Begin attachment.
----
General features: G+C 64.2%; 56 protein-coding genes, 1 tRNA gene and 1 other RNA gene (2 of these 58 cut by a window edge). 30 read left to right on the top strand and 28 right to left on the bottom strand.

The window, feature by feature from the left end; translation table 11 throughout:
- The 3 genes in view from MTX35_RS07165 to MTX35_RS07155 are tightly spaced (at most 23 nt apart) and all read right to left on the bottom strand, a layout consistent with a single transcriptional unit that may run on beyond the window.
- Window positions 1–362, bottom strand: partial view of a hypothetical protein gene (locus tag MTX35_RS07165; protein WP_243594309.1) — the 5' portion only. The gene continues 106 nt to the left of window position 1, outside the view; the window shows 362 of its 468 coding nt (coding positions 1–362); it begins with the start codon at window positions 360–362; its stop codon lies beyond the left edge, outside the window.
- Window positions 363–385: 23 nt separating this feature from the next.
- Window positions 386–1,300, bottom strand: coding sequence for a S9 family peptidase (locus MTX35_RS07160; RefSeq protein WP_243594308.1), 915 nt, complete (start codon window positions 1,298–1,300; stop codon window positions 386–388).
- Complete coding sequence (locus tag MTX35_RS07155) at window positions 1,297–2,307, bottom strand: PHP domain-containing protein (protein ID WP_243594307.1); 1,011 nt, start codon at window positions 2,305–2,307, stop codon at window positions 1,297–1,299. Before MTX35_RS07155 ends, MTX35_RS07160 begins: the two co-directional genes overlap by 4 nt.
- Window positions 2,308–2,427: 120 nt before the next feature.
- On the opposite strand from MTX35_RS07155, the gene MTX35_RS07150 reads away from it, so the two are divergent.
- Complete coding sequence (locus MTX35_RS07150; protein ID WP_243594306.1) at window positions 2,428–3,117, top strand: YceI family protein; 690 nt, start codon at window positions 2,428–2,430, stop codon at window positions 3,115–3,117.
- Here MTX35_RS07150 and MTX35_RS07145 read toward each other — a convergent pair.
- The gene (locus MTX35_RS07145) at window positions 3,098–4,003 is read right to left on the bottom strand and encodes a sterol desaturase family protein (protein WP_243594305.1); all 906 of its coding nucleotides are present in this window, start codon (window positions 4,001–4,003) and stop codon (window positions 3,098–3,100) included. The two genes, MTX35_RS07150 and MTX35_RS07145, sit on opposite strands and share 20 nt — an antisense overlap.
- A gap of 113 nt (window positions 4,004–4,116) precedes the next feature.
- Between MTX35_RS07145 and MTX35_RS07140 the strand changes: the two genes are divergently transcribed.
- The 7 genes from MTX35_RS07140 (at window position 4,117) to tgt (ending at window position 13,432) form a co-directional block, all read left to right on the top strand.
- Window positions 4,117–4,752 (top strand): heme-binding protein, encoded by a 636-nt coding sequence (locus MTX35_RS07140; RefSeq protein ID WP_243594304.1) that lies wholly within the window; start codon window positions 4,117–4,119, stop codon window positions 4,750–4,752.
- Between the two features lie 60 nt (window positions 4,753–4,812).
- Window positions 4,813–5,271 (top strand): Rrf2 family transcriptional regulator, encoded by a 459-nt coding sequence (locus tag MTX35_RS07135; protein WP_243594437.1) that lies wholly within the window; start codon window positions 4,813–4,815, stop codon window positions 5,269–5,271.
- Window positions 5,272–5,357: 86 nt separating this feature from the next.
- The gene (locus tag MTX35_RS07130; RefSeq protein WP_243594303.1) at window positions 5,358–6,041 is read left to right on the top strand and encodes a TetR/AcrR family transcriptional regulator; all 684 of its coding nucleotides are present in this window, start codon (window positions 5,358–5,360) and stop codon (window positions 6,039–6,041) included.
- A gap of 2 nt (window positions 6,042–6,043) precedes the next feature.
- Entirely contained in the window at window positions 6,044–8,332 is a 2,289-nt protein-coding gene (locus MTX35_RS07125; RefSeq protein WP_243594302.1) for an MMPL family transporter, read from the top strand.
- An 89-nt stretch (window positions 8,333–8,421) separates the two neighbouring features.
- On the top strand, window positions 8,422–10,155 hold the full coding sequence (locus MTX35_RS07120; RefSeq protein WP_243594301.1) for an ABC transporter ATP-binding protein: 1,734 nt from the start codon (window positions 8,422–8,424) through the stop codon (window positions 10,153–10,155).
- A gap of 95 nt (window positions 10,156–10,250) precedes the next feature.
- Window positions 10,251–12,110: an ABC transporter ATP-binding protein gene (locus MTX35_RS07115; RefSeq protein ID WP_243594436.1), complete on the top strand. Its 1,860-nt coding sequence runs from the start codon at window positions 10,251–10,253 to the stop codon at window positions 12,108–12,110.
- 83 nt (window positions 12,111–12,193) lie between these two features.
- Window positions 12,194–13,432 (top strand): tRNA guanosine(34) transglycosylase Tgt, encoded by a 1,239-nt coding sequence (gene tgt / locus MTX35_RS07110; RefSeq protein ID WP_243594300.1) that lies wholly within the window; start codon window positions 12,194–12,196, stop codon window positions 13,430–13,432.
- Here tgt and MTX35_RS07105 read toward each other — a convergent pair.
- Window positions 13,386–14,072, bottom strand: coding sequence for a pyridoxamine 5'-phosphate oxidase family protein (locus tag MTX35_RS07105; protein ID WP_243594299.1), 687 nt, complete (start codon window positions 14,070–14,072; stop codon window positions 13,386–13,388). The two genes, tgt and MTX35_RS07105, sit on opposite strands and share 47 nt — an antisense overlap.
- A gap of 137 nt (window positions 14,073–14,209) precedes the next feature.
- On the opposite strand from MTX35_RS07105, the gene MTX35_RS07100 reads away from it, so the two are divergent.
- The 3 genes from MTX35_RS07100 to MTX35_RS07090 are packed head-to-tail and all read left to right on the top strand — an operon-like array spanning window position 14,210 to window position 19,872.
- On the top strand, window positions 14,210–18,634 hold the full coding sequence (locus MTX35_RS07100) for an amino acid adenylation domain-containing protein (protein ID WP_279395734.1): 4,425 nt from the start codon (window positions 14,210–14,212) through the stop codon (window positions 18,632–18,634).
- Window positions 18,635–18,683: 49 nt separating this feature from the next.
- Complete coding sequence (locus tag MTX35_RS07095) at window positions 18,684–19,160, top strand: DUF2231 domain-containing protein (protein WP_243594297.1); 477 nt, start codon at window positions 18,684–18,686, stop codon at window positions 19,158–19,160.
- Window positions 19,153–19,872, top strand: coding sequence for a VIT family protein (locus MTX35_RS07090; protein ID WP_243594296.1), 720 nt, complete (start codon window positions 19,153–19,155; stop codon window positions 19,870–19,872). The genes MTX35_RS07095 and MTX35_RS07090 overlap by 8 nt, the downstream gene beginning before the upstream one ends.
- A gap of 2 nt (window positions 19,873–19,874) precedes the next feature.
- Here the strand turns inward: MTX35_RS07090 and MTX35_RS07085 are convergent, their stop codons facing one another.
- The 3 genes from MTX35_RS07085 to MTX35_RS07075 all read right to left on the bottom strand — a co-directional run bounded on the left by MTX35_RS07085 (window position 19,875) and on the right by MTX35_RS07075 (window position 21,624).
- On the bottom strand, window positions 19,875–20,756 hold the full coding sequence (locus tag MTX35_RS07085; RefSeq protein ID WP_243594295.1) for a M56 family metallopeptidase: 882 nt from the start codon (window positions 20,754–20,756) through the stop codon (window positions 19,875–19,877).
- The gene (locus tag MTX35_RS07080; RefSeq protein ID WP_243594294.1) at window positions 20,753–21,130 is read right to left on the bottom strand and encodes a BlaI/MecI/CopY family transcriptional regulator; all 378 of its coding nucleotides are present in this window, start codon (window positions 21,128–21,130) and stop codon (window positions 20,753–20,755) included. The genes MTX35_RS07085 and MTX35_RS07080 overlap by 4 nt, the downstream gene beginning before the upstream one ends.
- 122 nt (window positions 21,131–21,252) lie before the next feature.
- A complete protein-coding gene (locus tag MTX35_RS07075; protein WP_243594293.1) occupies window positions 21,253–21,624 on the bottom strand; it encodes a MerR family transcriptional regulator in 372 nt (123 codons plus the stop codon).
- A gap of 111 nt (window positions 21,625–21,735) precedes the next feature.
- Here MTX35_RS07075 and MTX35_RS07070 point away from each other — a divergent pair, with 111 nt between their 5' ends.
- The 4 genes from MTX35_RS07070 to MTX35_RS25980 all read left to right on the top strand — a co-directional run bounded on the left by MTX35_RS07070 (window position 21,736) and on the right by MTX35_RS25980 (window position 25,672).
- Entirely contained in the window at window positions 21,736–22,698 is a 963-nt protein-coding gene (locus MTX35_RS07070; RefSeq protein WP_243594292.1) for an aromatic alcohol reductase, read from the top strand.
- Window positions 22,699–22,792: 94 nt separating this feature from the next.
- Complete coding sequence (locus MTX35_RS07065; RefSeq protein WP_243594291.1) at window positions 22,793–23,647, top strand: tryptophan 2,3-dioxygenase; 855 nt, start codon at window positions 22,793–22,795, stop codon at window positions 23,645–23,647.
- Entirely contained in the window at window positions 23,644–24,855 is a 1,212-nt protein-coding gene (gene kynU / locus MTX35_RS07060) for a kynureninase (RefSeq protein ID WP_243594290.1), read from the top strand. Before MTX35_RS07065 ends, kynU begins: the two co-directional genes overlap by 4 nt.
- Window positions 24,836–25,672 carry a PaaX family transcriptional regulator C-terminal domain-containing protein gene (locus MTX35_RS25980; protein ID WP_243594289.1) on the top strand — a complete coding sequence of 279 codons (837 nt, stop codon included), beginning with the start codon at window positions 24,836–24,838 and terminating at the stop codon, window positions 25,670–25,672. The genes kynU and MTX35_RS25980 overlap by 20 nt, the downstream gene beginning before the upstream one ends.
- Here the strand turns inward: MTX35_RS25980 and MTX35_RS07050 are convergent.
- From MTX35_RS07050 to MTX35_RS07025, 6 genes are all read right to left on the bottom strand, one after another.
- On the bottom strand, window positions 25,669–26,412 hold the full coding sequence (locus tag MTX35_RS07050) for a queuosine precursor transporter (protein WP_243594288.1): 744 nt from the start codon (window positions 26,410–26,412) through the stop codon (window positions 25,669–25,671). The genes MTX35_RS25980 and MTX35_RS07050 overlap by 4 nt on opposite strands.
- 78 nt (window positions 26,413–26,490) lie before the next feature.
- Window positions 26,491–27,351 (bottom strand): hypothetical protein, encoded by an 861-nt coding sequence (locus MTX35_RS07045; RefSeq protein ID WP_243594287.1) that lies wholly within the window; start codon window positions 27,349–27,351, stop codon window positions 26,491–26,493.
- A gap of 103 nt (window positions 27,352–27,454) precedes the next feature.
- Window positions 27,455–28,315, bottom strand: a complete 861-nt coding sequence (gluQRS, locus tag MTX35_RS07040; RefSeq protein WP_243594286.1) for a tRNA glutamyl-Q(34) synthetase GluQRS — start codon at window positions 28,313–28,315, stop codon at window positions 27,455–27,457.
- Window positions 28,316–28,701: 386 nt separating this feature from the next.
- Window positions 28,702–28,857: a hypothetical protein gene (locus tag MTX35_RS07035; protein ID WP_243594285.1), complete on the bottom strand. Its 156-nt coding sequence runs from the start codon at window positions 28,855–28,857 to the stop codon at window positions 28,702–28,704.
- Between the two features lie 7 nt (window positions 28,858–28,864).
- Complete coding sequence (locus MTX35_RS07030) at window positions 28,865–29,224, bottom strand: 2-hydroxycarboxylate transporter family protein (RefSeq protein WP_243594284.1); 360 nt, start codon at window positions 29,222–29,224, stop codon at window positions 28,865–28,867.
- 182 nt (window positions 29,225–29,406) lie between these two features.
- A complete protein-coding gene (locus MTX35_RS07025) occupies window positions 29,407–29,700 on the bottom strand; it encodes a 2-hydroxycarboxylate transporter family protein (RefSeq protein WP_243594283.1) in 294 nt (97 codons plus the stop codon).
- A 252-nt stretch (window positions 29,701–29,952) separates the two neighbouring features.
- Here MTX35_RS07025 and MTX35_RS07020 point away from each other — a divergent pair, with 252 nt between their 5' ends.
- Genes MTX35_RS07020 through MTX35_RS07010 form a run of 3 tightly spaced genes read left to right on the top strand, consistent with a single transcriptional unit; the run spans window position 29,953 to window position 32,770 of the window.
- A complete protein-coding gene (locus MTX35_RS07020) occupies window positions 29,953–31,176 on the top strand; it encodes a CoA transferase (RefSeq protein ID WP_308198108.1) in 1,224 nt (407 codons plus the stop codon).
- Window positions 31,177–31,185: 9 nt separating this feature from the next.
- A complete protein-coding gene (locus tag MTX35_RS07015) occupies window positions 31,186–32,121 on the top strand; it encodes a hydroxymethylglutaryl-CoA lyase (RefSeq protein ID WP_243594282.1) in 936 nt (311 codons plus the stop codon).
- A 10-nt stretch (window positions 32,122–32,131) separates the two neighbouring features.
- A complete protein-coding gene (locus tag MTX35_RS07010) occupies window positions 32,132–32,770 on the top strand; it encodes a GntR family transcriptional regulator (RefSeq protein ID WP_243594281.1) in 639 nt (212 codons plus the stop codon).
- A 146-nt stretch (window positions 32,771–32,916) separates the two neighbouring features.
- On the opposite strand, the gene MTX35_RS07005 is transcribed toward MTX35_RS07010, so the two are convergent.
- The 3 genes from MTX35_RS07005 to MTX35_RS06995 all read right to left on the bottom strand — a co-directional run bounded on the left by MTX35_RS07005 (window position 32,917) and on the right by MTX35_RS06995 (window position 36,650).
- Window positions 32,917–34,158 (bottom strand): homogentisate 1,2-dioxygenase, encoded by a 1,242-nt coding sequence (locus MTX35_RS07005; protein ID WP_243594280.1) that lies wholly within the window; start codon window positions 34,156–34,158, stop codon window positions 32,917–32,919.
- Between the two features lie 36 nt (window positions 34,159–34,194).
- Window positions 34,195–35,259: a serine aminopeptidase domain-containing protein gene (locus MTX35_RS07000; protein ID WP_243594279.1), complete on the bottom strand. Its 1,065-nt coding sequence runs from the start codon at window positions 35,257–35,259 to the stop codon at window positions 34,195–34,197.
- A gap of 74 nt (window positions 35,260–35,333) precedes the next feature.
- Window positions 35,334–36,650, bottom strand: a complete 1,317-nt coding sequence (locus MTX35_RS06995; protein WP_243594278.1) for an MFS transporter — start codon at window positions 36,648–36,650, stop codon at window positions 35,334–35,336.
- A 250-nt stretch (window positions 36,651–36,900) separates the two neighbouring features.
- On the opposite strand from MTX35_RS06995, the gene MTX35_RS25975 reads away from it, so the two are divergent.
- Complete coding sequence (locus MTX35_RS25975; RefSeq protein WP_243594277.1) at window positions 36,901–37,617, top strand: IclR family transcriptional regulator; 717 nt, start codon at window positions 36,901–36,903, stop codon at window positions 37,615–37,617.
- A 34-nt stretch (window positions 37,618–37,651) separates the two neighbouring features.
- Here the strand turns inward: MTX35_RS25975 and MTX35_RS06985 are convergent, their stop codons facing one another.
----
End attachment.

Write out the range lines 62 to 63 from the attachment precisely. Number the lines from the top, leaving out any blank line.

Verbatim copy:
- Between the two features lie 7 nt (window positions 28,858–28,864).
- Complete coding sequence (locus MTX35_RS07030) at window positions 28,865–29,224, bottom strand: 2-hydroxycarboxylate transporter family protein (RefSeq protein WP_243594284.1); 360 nt, start codon at window positions 29,222–29,224, stop codon at window positions 28,865–28,867.